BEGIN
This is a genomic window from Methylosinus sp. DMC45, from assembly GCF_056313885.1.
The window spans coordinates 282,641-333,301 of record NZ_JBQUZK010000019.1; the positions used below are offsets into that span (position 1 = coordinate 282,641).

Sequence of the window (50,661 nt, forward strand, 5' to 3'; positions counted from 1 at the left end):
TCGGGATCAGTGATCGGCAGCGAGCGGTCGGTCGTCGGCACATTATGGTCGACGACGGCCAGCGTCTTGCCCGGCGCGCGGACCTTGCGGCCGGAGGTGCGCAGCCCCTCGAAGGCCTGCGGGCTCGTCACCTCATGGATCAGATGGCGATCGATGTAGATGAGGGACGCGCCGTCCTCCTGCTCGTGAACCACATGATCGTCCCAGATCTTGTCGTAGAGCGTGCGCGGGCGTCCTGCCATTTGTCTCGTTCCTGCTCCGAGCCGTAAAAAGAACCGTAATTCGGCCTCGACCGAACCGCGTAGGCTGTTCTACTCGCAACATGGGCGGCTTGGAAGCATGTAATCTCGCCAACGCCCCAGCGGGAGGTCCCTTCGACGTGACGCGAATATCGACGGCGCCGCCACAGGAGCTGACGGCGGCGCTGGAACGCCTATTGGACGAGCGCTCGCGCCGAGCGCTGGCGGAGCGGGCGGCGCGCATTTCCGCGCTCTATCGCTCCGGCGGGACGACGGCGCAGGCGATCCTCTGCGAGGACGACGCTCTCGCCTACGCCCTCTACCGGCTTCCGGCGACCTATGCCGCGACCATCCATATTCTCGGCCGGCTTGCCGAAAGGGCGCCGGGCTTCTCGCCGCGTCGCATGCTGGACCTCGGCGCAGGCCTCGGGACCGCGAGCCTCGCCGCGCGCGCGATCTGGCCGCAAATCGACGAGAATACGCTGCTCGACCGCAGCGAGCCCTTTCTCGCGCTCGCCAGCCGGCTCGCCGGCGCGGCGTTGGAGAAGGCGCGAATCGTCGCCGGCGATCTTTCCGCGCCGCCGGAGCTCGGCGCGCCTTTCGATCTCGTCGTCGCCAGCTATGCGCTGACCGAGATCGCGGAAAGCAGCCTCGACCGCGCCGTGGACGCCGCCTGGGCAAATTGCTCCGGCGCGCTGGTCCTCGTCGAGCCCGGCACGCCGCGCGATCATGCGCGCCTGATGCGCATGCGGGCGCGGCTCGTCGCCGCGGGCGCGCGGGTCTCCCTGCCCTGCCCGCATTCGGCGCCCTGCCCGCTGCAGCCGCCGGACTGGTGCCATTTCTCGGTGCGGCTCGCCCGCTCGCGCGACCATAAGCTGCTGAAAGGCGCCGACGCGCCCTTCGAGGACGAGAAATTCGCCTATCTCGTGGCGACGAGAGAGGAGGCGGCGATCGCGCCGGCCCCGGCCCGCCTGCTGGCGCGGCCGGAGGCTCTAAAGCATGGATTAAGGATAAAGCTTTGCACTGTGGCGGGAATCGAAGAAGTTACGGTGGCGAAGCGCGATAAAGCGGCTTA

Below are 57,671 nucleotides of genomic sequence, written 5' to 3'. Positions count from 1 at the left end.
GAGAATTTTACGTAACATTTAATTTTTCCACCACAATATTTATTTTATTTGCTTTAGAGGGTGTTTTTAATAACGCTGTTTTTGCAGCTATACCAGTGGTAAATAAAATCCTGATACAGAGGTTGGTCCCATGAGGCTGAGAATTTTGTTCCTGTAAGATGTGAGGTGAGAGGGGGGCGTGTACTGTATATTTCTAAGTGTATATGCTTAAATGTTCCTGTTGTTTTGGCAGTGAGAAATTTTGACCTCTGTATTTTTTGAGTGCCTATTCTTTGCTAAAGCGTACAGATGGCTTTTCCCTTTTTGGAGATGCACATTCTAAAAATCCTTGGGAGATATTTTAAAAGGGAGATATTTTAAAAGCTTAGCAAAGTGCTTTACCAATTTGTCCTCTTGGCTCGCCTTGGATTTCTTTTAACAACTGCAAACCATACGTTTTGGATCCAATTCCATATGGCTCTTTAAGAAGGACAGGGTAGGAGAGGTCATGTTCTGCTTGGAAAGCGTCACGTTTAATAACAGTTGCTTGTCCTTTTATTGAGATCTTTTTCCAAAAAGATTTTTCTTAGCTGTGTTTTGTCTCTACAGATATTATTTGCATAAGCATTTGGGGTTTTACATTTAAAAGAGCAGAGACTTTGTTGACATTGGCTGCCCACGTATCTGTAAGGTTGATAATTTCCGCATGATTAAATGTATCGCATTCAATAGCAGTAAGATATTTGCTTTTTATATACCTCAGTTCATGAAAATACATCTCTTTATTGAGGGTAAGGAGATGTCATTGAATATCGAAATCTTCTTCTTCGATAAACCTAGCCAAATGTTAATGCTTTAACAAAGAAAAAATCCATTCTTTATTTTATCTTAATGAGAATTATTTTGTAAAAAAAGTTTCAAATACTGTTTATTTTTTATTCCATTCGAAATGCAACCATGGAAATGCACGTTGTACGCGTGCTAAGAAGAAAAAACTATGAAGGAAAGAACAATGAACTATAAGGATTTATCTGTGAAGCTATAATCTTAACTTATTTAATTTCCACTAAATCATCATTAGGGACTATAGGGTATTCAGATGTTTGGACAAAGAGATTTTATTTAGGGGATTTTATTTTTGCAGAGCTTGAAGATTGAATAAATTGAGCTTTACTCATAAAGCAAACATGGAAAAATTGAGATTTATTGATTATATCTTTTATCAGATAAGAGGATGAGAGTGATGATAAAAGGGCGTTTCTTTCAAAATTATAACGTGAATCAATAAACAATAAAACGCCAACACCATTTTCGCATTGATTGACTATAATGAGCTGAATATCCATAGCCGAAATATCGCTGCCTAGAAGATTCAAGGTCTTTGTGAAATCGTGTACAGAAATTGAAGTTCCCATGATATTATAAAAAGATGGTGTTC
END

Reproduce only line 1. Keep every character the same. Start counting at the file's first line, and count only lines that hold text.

This is a genomic window from Methylosinus sp. DMC45, from assembly GCF_056313885.1.